Java and C++ interoperability
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Posted By:   Anonymous
Posted On:   Wednesday, June 29, 2005 10:09 AM

I recently started a project that will include my first experience with CORBA. In familiarizing myself with the standard, I reached a small stumbling block regarding CORBA's general architecture. Can two applications of differing development languages interoperate on the same orb? For example, can a C++ application communicate with a Java app on the same orb using only IDL interfaces? Or, on the other hand, do you have to have a C++ orb for all C++ apps and a Java orb for all Java apps? Then allowing these remote apps to communicate between orbs using IIOP? Any help would be GREATLY appreciated! Matt    More>>

I recently started a project that will include my first experience with CORBA.



In familiarizing myself with the standard, I reached a small stumbling block regarding CORBA's general architecture.



Can two applications of differing development languages interoperate on the same orb?
For example, can a C++ application communicate with a Java app on the same orb using only IDL interfaces?



Or, on the other hand, do you have to have a C++ orb for all C++ apps and a Java orb for all Java apps?
Then allowing these remote apps to communicate between orbs using IIOP?



Any help would be GREATLY appreciated!



Matt

   <<Less

Re: Java and C++ interoperability

Posted By:   Anonymous  
Posted On:   Friday, July 1, 2005 11:27 AM

Can two applications of differing development languages interoperate on the same orb?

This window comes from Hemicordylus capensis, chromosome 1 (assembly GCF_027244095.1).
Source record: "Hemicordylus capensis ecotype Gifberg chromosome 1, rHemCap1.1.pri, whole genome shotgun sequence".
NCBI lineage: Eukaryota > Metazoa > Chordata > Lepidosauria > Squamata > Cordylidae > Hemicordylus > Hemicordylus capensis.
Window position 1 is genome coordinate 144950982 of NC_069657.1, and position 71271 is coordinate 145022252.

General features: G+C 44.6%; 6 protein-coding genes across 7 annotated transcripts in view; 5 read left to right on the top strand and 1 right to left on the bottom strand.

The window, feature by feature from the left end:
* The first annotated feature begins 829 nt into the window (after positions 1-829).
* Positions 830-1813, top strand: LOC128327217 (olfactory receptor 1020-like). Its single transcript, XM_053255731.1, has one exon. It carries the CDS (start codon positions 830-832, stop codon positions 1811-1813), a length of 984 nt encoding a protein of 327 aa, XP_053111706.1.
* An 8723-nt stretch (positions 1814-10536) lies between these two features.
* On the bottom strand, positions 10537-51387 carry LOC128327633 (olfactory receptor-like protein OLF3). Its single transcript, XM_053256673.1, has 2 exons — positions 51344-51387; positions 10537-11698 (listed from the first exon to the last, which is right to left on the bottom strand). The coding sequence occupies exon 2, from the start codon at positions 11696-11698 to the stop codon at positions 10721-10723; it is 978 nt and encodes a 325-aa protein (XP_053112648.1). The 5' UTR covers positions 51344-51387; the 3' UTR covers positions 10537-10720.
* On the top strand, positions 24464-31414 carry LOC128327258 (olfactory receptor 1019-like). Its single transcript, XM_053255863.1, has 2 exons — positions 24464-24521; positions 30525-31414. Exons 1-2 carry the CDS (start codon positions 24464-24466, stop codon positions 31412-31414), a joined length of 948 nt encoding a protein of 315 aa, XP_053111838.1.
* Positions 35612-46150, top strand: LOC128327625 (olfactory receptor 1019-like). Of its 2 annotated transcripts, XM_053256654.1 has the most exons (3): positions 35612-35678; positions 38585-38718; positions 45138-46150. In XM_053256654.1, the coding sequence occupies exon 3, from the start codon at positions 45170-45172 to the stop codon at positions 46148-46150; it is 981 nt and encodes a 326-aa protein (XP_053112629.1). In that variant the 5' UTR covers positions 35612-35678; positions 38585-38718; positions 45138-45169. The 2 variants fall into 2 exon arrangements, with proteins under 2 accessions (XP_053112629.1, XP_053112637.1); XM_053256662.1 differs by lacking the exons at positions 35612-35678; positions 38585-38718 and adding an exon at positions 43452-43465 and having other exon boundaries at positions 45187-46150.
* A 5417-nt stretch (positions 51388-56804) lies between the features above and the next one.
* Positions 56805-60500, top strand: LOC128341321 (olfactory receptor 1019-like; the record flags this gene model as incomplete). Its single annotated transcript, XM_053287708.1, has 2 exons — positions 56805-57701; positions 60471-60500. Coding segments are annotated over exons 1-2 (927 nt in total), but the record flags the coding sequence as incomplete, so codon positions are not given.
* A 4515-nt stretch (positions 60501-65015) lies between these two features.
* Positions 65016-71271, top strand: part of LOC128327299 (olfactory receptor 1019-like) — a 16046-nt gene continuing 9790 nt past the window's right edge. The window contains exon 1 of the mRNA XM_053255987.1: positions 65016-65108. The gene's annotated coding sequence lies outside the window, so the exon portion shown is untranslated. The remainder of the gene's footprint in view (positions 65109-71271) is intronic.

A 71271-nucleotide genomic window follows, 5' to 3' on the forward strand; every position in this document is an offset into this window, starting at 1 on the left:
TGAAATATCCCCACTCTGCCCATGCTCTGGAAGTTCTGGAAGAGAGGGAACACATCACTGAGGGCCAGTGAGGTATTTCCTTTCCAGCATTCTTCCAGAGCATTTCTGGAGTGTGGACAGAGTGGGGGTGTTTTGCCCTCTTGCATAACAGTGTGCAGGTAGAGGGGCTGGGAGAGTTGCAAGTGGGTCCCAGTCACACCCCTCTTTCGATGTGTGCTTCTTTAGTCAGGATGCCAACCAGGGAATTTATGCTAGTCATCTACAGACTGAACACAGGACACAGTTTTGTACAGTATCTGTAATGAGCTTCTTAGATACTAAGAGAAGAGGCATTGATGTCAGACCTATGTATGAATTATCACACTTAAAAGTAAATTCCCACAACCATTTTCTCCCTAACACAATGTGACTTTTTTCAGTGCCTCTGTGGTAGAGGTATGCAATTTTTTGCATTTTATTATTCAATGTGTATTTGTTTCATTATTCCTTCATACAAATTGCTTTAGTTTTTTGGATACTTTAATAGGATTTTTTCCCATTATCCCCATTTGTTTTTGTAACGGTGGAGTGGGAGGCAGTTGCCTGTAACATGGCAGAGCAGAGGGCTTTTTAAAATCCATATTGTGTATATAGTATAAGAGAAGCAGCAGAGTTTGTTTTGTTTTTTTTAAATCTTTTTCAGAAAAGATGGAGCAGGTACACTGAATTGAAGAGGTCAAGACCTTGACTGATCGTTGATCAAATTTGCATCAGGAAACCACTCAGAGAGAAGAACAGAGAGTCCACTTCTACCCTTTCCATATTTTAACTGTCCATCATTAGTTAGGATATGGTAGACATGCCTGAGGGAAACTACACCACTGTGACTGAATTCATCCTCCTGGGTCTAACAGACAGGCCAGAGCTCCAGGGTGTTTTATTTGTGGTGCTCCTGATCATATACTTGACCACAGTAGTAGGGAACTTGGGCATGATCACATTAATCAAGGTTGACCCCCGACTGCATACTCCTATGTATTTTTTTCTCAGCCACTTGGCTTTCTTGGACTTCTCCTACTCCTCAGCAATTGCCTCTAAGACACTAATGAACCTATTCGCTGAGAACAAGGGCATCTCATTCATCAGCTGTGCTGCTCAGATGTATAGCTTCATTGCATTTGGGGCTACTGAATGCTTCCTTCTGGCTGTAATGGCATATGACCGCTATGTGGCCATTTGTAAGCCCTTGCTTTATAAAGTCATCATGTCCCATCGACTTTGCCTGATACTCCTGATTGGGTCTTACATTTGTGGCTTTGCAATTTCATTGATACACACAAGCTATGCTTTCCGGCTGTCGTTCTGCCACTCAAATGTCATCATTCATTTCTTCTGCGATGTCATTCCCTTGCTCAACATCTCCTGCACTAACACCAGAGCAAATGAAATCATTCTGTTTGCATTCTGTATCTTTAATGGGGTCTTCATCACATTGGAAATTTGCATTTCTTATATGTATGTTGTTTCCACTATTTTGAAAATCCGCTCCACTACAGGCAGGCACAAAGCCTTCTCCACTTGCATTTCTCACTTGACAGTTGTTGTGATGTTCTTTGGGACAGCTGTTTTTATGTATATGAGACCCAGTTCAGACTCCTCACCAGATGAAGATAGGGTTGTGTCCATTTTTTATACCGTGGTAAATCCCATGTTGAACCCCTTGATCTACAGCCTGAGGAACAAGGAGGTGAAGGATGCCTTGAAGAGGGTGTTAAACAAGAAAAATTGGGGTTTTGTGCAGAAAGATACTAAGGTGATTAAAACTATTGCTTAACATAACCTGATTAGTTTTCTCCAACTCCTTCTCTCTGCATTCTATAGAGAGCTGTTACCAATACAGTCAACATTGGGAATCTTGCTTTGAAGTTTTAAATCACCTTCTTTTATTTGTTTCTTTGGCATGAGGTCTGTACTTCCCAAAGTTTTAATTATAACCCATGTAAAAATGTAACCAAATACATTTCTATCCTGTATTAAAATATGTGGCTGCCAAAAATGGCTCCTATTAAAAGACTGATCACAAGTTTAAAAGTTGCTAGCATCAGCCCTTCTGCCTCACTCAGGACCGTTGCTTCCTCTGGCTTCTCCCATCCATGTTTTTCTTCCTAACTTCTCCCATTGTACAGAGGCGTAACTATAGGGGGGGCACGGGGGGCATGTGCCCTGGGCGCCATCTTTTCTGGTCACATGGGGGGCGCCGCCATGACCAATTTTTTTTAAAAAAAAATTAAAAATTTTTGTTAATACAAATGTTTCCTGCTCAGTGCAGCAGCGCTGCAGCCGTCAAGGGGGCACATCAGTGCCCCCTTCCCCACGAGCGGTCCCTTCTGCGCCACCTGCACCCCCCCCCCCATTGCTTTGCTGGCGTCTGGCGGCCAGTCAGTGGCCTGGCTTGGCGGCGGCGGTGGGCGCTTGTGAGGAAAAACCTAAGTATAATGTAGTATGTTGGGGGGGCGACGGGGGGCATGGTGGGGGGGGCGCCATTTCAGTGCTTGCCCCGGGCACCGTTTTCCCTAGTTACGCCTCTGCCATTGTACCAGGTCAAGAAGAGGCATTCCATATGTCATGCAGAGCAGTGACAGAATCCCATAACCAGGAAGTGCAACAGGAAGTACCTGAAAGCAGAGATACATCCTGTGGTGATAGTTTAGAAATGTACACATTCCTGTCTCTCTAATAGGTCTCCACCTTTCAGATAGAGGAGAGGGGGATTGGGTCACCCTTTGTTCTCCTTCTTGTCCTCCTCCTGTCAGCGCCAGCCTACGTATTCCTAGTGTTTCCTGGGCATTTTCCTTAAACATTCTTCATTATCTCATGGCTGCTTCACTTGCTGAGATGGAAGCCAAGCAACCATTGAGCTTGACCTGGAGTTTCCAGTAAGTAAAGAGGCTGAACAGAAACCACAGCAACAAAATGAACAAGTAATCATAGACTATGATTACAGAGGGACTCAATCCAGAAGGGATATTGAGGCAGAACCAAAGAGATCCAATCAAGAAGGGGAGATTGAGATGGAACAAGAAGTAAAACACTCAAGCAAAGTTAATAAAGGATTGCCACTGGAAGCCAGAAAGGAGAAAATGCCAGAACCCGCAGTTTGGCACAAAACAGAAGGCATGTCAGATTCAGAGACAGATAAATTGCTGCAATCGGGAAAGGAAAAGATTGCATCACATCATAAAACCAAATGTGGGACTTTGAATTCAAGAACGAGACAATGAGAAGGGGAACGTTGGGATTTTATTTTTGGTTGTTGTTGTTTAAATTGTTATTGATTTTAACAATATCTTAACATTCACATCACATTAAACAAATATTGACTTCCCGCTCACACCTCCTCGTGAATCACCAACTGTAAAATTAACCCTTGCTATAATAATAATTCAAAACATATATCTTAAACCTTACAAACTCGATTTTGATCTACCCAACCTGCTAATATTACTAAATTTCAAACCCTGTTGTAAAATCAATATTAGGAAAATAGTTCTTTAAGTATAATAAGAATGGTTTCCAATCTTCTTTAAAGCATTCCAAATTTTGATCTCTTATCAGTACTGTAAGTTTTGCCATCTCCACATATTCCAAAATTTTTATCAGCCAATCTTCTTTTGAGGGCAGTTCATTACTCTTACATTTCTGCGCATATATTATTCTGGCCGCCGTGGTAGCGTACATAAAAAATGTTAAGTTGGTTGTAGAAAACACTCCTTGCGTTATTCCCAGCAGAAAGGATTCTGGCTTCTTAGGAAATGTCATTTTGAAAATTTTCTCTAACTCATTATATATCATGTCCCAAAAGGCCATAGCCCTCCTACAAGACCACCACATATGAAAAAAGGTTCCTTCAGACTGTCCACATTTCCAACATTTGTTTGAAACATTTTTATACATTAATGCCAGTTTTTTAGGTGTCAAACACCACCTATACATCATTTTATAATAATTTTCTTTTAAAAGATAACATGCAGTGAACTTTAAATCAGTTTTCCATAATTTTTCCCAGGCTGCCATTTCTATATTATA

For example, can a C++ application communicate with a Java app on the same orb using only IDL interfaces?


Good question. I seem to recall reading on comp.object.corba that it is possible, but not recommended. It's certainly possible for C++ to C++, see the echo colocated client and servant example from the omniORB doc, and since omniORBpy (Python implementation of CORBA) works with the C++ version, there might be a way since you can generate the client side definitions in Python and server side skeletons in C++.


In fact, with CORBA, you could even avoid using IDL (see page 32), but you'd need a good reason. I think this highlights the flexibility of CORBA.


Anyway, your latter idea is usually best way to go. See the java docs has a good diagram.

Doug Schmidt has much more detail, see Fig 10 on page 11 in that document. So in the previous figures, when you see "ORB core" this is what they mean.

For general questions like this, comp.object.corba is a great resource, with many gurus (Steve Vinoski, Douglas Schmidt, Michi Henning, Ciaran McHale, etc):

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